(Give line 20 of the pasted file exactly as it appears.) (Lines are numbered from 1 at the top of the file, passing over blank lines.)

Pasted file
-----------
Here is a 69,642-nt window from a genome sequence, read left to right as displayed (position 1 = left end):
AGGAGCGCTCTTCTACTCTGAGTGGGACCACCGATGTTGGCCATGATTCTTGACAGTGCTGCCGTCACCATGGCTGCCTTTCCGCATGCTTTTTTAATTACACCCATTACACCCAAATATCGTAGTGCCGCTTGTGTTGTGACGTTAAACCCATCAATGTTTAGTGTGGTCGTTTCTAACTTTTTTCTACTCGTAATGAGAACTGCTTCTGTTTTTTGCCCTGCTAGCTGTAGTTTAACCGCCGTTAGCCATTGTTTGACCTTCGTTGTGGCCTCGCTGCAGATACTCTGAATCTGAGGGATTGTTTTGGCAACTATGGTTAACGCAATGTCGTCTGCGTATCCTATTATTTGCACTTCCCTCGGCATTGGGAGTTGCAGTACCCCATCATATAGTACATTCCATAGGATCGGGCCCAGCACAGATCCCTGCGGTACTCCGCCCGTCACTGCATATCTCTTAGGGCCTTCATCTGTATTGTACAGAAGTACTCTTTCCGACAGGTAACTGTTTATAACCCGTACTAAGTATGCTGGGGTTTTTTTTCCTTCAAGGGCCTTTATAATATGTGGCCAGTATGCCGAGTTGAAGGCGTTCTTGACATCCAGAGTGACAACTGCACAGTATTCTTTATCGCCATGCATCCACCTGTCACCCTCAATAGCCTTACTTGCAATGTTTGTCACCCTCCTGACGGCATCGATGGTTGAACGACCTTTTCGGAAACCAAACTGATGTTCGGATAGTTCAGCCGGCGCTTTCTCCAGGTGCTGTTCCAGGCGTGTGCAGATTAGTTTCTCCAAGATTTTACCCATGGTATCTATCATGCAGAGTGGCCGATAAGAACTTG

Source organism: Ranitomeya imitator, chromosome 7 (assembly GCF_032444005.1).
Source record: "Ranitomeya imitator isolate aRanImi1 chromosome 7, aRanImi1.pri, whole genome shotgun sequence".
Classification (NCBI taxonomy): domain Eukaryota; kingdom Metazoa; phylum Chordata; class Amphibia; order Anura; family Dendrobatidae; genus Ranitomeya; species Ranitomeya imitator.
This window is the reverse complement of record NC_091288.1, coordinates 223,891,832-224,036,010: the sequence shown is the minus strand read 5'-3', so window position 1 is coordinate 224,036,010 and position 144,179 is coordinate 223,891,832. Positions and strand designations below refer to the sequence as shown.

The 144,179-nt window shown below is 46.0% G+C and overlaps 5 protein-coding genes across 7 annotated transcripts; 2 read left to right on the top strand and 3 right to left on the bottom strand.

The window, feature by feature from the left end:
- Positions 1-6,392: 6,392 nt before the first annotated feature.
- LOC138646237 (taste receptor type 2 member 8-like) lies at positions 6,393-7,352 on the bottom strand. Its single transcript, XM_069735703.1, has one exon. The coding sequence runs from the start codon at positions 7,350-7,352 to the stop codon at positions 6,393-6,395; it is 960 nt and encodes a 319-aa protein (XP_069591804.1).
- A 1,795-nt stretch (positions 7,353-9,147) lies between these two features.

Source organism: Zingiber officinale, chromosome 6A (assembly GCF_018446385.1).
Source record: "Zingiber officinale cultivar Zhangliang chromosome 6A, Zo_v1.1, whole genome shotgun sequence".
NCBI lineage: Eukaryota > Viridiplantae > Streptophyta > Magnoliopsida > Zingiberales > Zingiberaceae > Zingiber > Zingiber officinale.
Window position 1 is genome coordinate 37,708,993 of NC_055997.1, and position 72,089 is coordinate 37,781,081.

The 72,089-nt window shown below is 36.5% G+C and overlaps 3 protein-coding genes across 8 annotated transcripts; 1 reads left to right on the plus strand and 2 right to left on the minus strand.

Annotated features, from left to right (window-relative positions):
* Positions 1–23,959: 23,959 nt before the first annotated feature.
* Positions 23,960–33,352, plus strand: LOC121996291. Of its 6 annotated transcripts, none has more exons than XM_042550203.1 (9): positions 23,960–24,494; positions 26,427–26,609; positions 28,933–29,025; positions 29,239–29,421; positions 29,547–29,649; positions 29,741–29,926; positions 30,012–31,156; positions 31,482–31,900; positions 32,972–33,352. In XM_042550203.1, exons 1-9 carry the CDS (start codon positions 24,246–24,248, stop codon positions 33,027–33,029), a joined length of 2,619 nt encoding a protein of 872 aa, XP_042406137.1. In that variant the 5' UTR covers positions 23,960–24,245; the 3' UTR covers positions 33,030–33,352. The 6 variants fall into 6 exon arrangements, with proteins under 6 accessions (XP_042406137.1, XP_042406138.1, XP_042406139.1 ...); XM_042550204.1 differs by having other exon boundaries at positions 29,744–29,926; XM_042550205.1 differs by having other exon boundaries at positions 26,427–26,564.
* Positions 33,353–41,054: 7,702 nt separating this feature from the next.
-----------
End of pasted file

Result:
* Positions 33,353–41,054: 7,702 nt separating this feature from the next.